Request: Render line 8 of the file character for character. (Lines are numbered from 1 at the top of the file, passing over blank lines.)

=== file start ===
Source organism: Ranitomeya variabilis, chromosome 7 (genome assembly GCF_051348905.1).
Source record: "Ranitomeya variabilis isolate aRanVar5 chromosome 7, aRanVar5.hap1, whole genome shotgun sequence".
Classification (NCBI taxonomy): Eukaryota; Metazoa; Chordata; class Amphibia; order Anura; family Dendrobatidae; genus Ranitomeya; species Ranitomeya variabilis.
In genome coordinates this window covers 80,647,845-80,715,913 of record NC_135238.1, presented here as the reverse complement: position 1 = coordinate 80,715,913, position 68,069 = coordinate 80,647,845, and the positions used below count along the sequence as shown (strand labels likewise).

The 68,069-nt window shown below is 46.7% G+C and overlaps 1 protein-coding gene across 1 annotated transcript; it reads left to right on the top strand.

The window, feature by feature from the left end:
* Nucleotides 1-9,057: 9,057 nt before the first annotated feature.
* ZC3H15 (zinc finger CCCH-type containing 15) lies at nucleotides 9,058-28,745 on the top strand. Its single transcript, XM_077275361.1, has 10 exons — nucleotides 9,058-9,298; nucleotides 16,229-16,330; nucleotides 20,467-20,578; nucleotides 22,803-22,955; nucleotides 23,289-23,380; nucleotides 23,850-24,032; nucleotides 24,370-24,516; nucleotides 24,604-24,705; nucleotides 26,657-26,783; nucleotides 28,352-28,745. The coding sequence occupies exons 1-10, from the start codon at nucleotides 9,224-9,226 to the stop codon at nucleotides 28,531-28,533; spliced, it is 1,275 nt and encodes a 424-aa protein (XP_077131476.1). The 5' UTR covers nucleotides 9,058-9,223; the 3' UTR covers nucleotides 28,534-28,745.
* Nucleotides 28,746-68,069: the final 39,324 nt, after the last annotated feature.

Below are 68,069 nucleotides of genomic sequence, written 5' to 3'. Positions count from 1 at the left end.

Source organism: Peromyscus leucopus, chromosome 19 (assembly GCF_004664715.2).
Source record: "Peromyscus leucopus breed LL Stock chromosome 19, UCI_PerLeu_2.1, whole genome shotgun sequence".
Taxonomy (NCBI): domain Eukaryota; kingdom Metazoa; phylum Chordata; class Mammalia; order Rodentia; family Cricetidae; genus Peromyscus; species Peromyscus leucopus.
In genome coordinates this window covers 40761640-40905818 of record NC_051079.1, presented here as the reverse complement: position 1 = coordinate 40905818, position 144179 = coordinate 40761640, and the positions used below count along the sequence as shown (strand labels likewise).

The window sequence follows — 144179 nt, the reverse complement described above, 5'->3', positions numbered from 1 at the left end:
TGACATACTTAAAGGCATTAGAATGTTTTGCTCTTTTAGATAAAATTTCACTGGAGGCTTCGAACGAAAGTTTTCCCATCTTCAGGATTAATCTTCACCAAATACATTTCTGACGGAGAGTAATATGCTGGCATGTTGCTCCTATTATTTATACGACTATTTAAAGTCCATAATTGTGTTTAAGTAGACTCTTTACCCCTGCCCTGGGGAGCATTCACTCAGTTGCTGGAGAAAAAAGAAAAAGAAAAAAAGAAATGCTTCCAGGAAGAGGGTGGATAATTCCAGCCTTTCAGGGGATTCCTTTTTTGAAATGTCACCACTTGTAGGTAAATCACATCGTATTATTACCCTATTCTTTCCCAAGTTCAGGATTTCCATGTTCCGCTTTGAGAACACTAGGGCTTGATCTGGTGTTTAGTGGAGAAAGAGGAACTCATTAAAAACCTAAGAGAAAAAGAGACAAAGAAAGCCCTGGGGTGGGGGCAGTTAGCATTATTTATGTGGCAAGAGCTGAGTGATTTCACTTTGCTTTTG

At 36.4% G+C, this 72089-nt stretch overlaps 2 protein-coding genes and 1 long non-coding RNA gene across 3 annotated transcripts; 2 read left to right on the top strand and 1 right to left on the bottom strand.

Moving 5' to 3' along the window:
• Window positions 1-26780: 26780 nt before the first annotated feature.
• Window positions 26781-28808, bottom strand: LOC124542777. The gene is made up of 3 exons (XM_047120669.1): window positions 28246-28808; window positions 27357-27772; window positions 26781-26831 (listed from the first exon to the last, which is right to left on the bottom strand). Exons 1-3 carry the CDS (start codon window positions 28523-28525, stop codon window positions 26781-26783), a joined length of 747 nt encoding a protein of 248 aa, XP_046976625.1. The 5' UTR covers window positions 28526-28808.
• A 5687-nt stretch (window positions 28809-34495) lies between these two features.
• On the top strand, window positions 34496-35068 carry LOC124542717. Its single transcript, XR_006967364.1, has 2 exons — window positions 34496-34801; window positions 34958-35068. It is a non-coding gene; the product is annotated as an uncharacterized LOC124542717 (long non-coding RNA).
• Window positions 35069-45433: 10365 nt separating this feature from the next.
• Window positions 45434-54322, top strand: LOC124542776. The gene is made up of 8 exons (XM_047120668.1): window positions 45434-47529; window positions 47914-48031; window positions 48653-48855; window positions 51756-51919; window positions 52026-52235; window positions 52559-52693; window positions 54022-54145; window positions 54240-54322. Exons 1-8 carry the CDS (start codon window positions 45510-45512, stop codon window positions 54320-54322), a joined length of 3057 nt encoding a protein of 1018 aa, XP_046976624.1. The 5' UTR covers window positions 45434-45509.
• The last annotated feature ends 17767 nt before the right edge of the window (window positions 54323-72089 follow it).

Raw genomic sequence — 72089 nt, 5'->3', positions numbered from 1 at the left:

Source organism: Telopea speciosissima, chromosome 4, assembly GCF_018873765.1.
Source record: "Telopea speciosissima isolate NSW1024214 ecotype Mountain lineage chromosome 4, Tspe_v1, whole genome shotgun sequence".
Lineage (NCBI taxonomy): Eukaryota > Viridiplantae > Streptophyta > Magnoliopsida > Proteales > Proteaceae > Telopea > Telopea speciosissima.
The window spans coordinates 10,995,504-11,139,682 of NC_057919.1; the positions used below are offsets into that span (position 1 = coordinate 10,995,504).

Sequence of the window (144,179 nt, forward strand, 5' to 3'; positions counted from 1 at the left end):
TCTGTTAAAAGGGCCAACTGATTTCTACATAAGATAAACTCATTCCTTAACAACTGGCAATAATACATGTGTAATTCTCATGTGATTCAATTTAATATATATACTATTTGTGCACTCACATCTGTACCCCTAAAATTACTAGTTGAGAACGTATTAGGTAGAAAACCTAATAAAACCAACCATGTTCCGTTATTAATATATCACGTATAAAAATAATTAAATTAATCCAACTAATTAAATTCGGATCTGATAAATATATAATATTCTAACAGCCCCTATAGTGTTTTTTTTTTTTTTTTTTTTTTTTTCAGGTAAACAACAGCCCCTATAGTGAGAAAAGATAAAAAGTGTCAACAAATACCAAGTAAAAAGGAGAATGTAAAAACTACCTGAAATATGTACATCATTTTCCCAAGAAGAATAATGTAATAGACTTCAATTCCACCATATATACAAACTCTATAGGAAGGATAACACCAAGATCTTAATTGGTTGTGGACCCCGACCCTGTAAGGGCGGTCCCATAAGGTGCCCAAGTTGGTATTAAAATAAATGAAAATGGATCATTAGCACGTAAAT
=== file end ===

* ZC3H15 (zinc finger CCCH-type containing 15) lies at nucleotides 9,058-28,745 on the top strand. Its single transcript, XM_077275361.1, has 10 exons — nucleotides 9,058-9,298; nucleotides 16,229-16,330; nucleotides 20,467-20,578; nucleotides 22,803-22,955; nucleotides 23,289-23,380; nucleotides 23,850-24,032; nucleotides 24,370-24,516; nucleotides 24,604-24,705; nucleotides 26,657-26,783; nucleotides 28,352-28,745. The coding sequence occupies exons 1-10, from the start codon at nucleotides 9,224-9,226 to the stop codon at nucleotides 28,531-28,533; spliced, it is 1,275 nt and encodes a 424-aa protein (XP_077131476.1). The 5' UTR covers nucleotides 9,058-9,223; the 3' UTR covers nucleotides 28,534-28,745.